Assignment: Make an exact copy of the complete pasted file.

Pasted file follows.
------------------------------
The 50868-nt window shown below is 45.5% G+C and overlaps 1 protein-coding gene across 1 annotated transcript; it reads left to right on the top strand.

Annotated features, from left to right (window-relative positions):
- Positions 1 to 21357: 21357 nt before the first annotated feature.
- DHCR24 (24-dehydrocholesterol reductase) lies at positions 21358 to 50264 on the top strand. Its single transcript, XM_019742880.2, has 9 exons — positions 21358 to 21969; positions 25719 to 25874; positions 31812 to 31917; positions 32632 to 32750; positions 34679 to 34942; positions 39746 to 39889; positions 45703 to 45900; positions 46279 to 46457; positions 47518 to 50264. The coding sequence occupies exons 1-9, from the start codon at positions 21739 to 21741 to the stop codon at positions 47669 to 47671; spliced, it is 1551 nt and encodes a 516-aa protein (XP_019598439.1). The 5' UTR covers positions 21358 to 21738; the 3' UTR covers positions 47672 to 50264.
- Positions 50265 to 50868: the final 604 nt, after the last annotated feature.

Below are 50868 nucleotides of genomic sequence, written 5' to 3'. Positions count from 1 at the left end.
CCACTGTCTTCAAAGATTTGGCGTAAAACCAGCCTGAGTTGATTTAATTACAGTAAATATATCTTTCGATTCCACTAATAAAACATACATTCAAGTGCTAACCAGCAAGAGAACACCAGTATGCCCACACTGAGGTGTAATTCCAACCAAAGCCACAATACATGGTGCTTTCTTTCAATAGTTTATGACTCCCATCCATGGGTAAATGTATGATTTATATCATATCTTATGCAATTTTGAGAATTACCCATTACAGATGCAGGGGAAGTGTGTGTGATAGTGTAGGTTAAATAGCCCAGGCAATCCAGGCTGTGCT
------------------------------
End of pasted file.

The 50868-nt window shown below is 45.5% G+C and overlaps 1 protein-coding gene across 1 annotated transcript; it reads left to right on the top strand.

Annotated features, from left to right (window-relative positions):
- Positions 1 to 21357: 21357 nt before the first annotated feature.
- DHCR24 (24-dehydrocholesterol reductase) lies at positions 21358 to 50264 on the top strand. Its single transcript, XM_019742880.2, has 9 exons — positions 21358 to 21969; positions 25719 to 25874; positions 31812 to 31917; positions 32632 to 32750; positions 34679 to 34942; positions 39746 to 39889; positions 45703 to 45900; positions 46279 to 46457; positions 47518 to 50264. The coding sequence occupies exons 1-9, from the start codon at positions 21739 to 21741 to the stop codon at positions 47669 to 47671; spliced, it is 1551 nt and encodes a 516-aa protein (XP_019598439.1). The 5' UTR covers positions 21358 to 21738; the 3' UTR covers positions 47672 to 50264.
- Positions 50265 to 50868: the final 604 nt, after the last annotated feature.

Below are 50868 nucleotides of genomic sequence, written 5' to 3'. Positions count from 1 at the left end.
CCACTGTCTTCAAAGATTTGGCGTAAAACCAGCCTGAGTTGATTTAATTACAGTAAATATATCTTTCGATTCCACTAATAAAACATACATTCAAGTGCTAACCAGCAAGAGAACACCAGTATGCCCACACTGAGGTGTAATTCCAACCAAAGCCACAATACATGGTGCTTTCTTTCAATAGTTTATGACTCCCATCCATGGGTAAATGTATGATTTATATCATATCTTATGCAATTTTGAGAATTACCCATTACAGATGCAGGGGAAGTGTGTGTGATAGTGTAGGTTAAATAGCCCAGGCAATCCAGGCTGTGCT